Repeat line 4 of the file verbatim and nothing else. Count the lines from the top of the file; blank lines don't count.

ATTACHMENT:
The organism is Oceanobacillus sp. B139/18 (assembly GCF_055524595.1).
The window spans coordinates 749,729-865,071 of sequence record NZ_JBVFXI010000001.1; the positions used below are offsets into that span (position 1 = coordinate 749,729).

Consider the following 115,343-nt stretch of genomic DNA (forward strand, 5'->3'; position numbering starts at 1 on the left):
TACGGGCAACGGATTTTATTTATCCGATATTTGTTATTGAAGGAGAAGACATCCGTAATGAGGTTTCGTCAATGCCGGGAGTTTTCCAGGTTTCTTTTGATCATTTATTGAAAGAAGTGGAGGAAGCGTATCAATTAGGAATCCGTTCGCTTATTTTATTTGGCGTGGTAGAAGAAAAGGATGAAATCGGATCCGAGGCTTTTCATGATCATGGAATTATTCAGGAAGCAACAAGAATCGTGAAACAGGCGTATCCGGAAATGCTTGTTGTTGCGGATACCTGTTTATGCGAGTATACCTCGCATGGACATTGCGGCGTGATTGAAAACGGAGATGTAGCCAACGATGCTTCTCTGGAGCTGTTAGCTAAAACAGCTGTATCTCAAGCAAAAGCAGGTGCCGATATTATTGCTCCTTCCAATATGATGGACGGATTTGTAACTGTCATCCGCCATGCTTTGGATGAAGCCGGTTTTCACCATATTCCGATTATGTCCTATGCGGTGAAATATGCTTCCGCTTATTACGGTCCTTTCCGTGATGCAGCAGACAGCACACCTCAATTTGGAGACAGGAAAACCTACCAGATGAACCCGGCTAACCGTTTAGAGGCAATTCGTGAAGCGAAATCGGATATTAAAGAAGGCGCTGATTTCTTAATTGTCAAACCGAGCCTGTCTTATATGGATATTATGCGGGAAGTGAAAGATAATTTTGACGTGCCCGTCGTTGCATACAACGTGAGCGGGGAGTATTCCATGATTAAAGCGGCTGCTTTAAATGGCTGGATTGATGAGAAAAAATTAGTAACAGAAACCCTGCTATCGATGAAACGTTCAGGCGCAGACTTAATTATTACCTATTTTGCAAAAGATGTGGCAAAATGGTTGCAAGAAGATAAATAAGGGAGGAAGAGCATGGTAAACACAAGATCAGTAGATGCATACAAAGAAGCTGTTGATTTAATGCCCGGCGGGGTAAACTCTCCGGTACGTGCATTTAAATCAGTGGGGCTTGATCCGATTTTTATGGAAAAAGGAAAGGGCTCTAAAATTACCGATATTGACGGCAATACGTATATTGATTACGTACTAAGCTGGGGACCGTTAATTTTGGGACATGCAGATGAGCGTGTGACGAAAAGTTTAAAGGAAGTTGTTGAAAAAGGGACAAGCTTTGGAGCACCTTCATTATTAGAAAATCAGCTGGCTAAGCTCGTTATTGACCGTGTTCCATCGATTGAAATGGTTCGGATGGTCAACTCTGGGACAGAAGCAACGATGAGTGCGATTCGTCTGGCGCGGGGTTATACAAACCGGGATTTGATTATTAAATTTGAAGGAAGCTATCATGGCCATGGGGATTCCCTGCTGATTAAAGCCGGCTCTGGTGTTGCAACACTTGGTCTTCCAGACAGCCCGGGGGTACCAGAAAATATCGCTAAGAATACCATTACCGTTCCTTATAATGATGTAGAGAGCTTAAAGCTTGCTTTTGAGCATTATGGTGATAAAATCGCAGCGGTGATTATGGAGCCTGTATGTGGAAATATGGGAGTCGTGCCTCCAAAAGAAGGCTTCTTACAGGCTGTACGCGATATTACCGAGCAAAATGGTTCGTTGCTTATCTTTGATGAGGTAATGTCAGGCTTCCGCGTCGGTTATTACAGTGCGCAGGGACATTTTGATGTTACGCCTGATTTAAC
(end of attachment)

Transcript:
TACGGGCAACGGATTTTATTTATCCGATATTTGTTATTGAAGGAGAAGACATCCGTAATGAGGTTTCGTCAATGCCGGGAGTTTTCCAGGTTTCTTTTGATCATTTATTGAAAGAAGTGGAGGAAGCGTATCAATTAGGAATCCGTTCGCTTATTTTATTTGGCGTGGTAGAAGAAAAGGATGAAATCGGATCCGAGGCTTTTCATGATCATGGAATTATTCAGGAAGCAACAAGAATCGTGAAACAGGCGTATCCGGAAATGCTTGTTGTTGCGGATACCTGTTTATGCGAGTATACCTCGCATGGACATTGCGGCGTGATTGAAAACGGAGATGTAGCCAACGATGCTTCTCTGGAGCTGTTAGCTAAAACAGCTGTATCTCAAGCAAAAGCAGGTGCCGATATTATTGCTCCTTCCAATATGATGGACGGATTTGTAACTGTCATCCGCCATGCTTTGGATGAAGCCGGTTTTCACCATATTCCGATTATGTCCTATGCGGTGAAATATGCTTCCGCTTATTACGGTCCTTTCCGTGATGCAGCAGACAGCACACCTCAATTTGGAGACAGGAAAACCTACCAGATGAACCCGGCTAACCGTTTAGAGGCAATTCGTGAAGCGAAATCGGATATTAAAGAAGGCGCTGATTTCTTAATTGTCAAACCGAGCCTGTCTTATATGGATATTATGCGGGAAGTGAAAGATAATTTTGACGTGCCCGTCGTTGCATACAACGTGAGCGGGGAGTATTCCATGATTAAAGCGGCTGCTTTAAATGGCTGGATTGATGAGAAAAAATTAGTAACAGAAACCCTGCTATCGATGAAACGTTCAGGCGCAGACTTAATTATTACCTATTTTGCAAAAGATGTGGCAAAATGGTTGCAAGAAGATAAATAAGGGAGGAAGAGCATGGTAAACACAAGATCAGTAGATGCATACAAAGAAGCTGTTGATTTAATGCCCGGCGGGGTAAACTCTCCGGTACGTGCATTTAAATCAGTGGGGCTTGATCCGATTTTTATGGAAAAAGGAAAGGGCTCTAAAATTACCGATATTGACGGCAATACGTATATTGATTACGTACTAAGCTGGGGACCGTTAATTTTGGGACATGCAGATGAGCGTGTGACGAAAAGTTTAAAGGAAGTTGTTGAAAAAGGGACAAGCTTTGGAGCACCTTCATTATTAGAAAATCAGCTGGCTAAGCTCGTTATTGACCGTGTTCCATCGATTGAAATGGTTCGGATGGTCAACTCTGGGACAGAAGCAACGATGAGTGCGATTCGTCTGGCGCGGGGTTATACAAACCGGGATTTGATTATTAAATTTGAAGGAAGCTATCATGGCCATGGGGATTCCCTGCTGATTAAAGCCGGCTCTGGTGTTGCAACACTTGGTCTTCCAGACAGCCCGGGGGTACCAGAAAATATCGCTAAGAATACCATTACCGTTCCTTATAATGATGTAGAGAGCTTAAAGCTTGCTTTTGAGCATTATGGTGATAAAATCGCAGCGGTGATTATGGAGCCTGTATGTGGAAATATGGGAGTCGTGCCTCCAAAAGAAGGCTTCTTACAGGCTGTACGCGATATTACCGAGCAAAATGGTTCGTTGCTTATCTTTGATGAGGTAATGTCAGGCTTCCGCGTCGGTTATTACAGTGCGCAGGGACATTTTGATGTTACGCCTGATTTAAC